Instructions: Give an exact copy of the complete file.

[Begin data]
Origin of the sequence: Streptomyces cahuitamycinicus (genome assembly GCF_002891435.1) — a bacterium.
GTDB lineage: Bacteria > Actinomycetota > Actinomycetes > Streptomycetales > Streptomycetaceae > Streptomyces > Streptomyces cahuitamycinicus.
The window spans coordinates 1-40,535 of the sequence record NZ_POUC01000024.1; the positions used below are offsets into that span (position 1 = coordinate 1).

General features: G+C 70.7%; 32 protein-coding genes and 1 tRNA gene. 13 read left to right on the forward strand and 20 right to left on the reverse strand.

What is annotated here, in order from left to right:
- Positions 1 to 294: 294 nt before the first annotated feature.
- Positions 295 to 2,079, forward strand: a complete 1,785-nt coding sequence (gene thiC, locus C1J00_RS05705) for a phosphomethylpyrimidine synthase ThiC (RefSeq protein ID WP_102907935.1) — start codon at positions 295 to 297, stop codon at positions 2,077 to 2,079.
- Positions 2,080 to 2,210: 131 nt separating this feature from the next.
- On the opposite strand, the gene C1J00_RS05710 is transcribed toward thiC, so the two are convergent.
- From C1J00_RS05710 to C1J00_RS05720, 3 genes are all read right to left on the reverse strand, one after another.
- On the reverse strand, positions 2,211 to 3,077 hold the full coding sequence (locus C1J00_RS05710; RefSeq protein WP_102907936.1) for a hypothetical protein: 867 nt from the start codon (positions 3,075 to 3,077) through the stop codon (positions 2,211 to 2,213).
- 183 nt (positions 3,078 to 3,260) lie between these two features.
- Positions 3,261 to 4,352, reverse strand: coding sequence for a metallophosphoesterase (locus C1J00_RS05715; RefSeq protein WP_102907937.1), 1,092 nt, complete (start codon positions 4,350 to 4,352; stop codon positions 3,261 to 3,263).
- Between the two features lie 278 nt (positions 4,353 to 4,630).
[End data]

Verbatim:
Origin of the sequence: Streptomyces cahuitamycinicus (genome assembly GCF_002891435.1) — a bacterium.
GTDB lineage: Bacteria > Actinomycetota > Actinomycetes > Streptomycetales > Streptomycetaceae > Streptomyces > Streptomyces cahuitamycinicus.
The window spans coordinates 1-40,535 of the sequence record NZ_POUC01000024.1; the positions used below are offsets into that span (position 1 = coordinate 1).

General features: G+C 70.7%; 32 protein-coding genes and 1 tRNA gene. 13 read left to right on the forward strand and 20 right to left on the reverse strand.

What is annotated here, in order from left to right:
- Positions 1 to 294: 294 nt before the first annotated feature.
- Positions 295 to 2,079, forward strand: a complete 1,785-nt coding sequence (gene thiC, locus C1J00_RS05705) for a phosphomethylpyrimidine synthase ThiC (RefSeq protein ID WP_102907935.1) — start codon at positions 295 to 297, stop codon at positions 2,077 to 2,079.
- Positions 2,080 to 2,210: 131 nt separating this feature from the next.
- On the opposite strand, the gene C1J00_RS05710 is transcribed toward thiC, so the two are convergent.
- From C1J00_RS05710 to C1J00_RS05720, 3 genes are all read right to left on the reverse strand, one after another.
- On the reverse strand, positions 2,211 to 3,077 hold the full coding sequence (locus C1J00_RS05710; RefSeq protein WP_102907936.1) for a hypothetical protein: 867 nt from the start codon (positions 3,075 to 3,077) through the stop codon (positions 2,211 to 2,213).
- 183 nt (positions 3,078 to 3,260) lie between these two features.
- Positions 3,261 to 4,352, reverse strand: coding sequence for a metallophosphoesterase (locus C1J00_RS05715; RefSeq protein WP_102907937.1), 1,092 nt, complete (start codon positions 4,350 to 4,352; stop codon positions 3,261 to 3,263).
- Between the two features lie 278 nt (positions 4,353 to 4,630).